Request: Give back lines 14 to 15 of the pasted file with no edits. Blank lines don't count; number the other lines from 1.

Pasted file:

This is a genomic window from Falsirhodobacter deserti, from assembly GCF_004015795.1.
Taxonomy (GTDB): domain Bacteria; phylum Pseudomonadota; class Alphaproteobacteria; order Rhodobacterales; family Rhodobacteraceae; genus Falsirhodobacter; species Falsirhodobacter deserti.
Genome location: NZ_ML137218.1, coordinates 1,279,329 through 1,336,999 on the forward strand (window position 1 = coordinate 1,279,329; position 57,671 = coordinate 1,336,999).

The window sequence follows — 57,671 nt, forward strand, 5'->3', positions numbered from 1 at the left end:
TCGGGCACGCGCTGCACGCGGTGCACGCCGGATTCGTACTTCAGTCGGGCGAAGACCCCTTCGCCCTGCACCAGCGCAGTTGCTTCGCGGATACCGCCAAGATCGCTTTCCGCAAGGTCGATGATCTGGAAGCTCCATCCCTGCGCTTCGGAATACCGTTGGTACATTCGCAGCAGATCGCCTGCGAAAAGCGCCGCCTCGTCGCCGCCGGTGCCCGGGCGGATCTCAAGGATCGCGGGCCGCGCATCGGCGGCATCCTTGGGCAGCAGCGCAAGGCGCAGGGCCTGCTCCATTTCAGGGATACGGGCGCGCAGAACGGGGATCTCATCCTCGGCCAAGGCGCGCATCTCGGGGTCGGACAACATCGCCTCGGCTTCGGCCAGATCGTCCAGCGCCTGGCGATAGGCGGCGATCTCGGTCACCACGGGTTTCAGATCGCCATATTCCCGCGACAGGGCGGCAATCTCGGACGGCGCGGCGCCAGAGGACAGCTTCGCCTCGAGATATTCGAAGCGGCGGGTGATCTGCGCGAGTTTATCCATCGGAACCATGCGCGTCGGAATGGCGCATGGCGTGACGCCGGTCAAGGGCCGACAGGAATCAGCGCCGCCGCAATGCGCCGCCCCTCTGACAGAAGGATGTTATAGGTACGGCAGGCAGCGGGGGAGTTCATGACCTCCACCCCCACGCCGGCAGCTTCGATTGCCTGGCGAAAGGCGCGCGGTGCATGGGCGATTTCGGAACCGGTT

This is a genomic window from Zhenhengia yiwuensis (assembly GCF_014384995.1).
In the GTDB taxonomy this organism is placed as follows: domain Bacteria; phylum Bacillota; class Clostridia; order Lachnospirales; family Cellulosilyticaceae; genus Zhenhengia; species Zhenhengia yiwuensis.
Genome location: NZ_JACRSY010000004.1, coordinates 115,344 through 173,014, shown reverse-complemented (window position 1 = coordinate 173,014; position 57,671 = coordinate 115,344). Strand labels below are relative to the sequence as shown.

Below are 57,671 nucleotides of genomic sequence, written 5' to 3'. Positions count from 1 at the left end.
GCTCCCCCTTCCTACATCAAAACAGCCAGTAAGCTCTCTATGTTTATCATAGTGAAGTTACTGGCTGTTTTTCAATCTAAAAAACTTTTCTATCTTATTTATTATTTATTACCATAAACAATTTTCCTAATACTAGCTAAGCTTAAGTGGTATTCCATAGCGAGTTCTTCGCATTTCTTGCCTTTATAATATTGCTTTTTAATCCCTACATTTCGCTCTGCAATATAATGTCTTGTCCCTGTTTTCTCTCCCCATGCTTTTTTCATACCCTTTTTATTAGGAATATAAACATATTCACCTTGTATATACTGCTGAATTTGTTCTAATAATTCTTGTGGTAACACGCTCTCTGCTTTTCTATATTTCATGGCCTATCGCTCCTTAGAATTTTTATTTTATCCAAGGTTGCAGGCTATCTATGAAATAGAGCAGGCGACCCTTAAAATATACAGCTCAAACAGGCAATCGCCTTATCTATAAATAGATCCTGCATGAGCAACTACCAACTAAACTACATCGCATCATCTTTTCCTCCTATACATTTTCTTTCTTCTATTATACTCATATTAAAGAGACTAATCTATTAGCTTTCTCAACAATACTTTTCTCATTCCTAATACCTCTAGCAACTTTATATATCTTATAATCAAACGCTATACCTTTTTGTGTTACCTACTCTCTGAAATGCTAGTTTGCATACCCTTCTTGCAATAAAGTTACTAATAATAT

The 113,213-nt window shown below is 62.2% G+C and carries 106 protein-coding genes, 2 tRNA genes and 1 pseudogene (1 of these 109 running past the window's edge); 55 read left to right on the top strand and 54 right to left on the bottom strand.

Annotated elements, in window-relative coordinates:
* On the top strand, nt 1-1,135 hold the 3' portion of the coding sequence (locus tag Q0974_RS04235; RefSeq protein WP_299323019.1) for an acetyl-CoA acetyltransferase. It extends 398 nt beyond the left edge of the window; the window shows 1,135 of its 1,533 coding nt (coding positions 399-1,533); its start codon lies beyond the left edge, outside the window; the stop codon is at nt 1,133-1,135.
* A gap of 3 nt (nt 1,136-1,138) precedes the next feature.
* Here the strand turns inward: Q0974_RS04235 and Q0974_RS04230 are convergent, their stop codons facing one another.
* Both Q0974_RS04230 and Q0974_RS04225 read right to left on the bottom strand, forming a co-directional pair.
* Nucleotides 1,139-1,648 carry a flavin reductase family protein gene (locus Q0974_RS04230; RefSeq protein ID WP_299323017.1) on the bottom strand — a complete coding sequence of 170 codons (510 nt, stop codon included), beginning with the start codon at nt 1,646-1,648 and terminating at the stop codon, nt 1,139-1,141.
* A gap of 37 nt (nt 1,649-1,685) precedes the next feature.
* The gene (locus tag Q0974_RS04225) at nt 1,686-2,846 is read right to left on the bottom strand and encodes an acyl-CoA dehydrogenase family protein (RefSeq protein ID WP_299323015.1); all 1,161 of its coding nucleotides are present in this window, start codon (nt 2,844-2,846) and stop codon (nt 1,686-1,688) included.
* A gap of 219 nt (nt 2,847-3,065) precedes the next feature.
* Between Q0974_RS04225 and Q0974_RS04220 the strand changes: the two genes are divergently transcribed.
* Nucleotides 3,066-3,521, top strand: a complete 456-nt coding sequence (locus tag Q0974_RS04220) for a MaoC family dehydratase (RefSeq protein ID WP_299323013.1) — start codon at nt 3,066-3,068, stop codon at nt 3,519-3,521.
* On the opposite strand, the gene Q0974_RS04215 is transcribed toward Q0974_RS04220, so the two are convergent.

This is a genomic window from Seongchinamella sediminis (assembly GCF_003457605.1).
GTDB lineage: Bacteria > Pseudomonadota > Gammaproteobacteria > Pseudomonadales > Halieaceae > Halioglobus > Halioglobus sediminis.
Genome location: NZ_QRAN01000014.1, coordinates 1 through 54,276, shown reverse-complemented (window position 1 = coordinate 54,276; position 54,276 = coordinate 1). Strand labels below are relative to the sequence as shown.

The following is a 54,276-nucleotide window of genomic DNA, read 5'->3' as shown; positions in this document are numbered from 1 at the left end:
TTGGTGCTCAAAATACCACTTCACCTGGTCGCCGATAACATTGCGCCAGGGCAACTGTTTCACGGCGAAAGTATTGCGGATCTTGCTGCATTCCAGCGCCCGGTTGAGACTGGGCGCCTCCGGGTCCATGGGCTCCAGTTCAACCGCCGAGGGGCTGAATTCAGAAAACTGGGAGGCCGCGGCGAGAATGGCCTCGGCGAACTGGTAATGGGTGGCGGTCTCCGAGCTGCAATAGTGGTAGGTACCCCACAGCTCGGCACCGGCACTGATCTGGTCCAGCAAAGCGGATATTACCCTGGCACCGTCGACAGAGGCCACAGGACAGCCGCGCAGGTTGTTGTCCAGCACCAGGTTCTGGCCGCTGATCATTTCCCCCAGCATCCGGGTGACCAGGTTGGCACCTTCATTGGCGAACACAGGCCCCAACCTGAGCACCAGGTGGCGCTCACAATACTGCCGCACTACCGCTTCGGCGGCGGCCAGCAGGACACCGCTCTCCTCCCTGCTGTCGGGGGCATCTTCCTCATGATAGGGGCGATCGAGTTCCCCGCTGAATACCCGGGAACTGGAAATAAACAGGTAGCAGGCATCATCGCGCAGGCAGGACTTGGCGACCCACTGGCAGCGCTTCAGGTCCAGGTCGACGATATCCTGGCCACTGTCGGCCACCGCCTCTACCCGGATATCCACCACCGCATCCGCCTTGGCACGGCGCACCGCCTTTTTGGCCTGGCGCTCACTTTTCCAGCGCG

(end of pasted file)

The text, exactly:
* A gap of 3 nt (nt 1,136-1,138) precedes the next feature.
* Here the strand turns inward: Q0974_RS04235 and Q0974_RS04230 are convergent, their stop codons facing one another.